(435d) Dilute Acid Hydrolysis of Xylose Oligomers Fractionated by Centrifugal Partition Chromatography

Lau, C. - Presenter, University of Arkansas
Bunnell, K. - Presenter, University of Arkansas
Clausen, E. - Presenter, University of Arkansas

Xylose oligomers, which are chains of xylose molecules linked with β-1,4-bonds with a degree of polymerization greater than two, are the intermediate products of xylan depolymerization into xylose monomer. Studying the kinetics of xylose oligomers is critical to describe hemicellulose depolymerization because these results will help researchers understand how the formation of inhibitory by-products occurs. The objective of this research is to determine the rate of depolymerization of xylose oligomers under commonly used dilute acid hydrolysis conditions. The understanding of the depolymerization rate as a function of the hydrolysis conditions will help us determine the optimum range of dilute acid pretreatment conditions, which will hopefully result in the maximum conversion of hemicellulose into xylose monomer.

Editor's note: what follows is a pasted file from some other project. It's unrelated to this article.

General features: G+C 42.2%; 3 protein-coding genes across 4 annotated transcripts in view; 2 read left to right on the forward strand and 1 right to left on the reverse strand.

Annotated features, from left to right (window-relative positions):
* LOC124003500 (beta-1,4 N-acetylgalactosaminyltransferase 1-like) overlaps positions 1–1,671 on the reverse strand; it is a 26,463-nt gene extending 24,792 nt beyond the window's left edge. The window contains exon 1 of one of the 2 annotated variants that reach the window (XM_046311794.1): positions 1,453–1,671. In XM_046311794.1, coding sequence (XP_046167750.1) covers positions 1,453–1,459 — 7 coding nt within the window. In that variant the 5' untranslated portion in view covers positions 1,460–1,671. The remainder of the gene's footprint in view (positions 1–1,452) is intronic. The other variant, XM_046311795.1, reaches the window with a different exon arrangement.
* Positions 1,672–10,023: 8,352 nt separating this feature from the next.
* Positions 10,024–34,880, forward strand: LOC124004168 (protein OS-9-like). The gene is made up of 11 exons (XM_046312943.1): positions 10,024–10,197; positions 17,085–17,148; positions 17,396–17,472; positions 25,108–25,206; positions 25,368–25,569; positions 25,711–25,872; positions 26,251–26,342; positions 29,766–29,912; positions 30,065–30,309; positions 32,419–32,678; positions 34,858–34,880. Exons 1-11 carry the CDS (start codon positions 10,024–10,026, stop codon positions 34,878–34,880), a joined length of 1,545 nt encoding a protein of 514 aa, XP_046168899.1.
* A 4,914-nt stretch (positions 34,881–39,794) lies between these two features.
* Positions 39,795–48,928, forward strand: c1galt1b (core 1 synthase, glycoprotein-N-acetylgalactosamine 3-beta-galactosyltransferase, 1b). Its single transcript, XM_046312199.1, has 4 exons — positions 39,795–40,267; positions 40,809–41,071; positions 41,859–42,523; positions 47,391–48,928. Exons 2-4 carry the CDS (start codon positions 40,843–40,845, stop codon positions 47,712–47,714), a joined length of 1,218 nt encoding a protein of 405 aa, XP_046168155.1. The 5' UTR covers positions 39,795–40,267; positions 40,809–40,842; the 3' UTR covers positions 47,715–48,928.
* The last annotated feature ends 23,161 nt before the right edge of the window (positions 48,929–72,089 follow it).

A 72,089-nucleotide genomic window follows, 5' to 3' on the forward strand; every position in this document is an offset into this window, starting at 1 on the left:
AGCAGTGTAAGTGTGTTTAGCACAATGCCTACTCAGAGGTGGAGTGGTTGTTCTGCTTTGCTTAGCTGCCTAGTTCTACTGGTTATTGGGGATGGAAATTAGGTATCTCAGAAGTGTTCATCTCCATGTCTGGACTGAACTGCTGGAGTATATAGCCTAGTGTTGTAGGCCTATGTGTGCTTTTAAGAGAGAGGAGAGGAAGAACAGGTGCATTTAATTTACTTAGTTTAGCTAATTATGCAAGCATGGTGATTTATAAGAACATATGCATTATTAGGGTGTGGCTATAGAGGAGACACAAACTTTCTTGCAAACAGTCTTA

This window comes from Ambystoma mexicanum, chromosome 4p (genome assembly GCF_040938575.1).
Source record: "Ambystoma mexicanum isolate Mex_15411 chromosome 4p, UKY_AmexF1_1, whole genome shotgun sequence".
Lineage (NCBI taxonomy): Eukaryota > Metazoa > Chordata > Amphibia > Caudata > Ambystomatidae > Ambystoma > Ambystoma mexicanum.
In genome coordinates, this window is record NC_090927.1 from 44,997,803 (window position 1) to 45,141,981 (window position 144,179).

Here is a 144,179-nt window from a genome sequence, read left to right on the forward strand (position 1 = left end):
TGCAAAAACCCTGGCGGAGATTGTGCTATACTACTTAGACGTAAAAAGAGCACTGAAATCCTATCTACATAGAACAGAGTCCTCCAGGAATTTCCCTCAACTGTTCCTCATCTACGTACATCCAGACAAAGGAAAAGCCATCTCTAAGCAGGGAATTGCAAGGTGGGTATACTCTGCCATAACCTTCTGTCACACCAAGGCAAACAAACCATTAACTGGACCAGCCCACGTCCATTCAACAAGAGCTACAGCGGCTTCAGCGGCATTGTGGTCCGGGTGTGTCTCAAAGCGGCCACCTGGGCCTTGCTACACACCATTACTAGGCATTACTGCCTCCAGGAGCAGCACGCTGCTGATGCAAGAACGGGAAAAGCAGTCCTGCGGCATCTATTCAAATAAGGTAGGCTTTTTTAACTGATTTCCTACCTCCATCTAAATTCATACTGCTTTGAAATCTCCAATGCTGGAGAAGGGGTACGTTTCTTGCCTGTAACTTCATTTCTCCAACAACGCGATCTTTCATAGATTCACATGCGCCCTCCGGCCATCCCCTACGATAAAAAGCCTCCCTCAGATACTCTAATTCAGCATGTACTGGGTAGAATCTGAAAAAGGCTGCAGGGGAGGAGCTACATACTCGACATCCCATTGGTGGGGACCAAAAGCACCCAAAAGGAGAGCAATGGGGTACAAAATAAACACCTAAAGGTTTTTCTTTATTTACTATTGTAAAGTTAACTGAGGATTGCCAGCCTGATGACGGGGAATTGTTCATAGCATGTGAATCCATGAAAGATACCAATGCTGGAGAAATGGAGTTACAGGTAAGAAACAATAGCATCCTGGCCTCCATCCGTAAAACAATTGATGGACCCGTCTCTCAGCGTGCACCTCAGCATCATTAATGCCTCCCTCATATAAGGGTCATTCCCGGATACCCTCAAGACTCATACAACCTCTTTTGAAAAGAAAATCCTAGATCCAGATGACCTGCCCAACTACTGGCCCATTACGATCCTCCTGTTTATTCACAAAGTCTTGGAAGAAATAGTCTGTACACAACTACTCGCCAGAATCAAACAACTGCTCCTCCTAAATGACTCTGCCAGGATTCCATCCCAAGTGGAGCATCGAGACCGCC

Xylose oligomers, fractionated by centrifugal partition chromatography (CPC) using a solvent system of dimethyl sulfoxide-tetra hydrofuran-water, were hydrolyzed using sulfuric acid concentrations ranging from 0 to 4%, at 121 to 240 ˚C for 0 to 120 minutes. The hydrolysates were analyzed for the xylose monomer, oligomers and by-products concentrations to determine the individual rate of degradation and the formation rate of the by-products. Mass balance closure of xylose oligomers before and after the hydrolysis was performed to account for the majority of the oligomer’s mass during the hydrolysis process. The results indicated that the use of National Renewable Energy Laboratory’s total sugar analysis method, which hydrolyzes the biomass sample in 4% sulfuric acid, at 121˚C for 60 minutes resulted in a 10% loss of xylose, which can be mostly accounted for by the formation of furfural. Moreover, the xylose loss rates were 26% and 5% for pure xylobiose and xylotriose, respectively, when used in the total sugar analysis.